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Producer, videographer: Ernie Lee Martin
In Search of Origins
In Eastern Kentucky, Virginia, Tennessee, and North Carolina, people with dark skin and blue eyes have lived for centuries, representing a different ethnic heritage from the Scotch-Irish immigrants typically associated with the area. They are known as the Melungeons.
Exactly what ethnic heritage the Melungeons represent, though, is a matter of much research activity (and sometimes heated debate). In this special episode, Kentucky Life consults historians, archaeologists, and authors to discover who the Melungeons were—and who they are today.
The arrival of the Melungeons in the New World may have predated the first settlement at Jamestown; some historical records indicate that Melungeons were living in Appalachia as early as 1567. One theory is that they are descendants of shipwrecked Portuguese sailors who intermarried with local Native American tribes. Other researchers contend that the Melungeons actually have Muslim roots, in Turkey or elsewhere in the Middle East, while some have speculated that they represent black/white intermarriage, “hushed up” by later racism.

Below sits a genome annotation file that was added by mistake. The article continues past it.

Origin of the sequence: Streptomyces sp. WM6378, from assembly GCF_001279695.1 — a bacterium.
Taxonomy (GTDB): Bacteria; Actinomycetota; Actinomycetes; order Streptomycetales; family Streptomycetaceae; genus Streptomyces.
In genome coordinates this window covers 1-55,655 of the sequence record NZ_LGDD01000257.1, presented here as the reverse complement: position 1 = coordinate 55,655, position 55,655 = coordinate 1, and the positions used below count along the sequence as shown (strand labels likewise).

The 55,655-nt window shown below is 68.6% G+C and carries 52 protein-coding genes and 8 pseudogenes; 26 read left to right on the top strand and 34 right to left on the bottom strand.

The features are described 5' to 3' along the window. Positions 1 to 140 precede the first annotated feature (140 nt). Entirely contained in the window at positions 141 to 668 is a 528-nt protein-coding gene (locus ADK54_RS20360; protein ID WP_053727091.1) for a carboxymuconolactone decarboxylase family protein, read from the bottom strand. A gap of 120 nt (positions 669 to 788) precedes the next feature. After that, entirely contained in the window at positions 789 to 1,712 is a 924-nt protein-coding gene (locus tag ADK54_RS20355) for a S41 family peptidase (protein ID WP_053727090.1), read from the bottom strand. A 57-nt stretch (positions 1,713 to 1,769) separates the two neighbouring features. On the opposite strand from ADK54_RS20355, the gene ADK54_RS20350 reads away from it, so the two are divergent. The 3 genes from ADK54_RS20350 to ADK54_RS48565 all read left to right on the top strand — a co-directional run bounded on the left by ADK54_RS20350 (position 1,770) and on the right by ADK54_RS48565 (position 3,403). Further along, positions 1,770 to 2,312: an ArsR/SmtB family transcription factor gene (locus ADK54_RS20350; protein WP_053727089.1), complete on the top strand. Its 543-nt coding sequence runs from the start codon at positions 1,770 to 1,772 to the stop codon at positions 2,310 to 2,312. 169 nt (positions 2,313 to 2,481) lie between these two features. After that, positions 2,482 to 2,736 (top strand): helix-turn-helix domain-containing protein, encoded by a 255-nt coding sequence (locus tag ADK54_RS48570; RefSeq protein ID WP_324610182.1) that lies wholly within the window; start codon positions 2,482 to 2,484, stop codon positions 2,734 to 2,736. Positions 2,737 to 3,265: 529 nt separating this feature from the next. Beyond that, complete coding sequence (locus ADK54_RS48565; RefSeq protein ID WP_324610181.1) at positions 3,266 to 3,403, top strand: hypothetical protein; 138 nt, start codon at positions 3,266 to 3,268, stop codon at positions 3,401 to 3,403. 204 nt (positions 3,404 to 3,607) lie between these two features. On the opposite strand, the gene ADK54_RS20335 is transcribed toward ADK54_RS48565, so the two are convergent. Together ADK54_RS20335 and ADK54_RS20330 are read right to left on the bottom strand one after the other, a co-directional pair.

Whatever their origins, estimates put the number of Melungeon descendants today at around 200,000. Recent years have seen a flurry of activity aimed at recovering and honoring Melungeon heritage, including a 1997 “family reunion” in Virginia called First Union.
This look at the Melungeons originally aired, with a different host’s introduction, as Kentucky Life Program 416.
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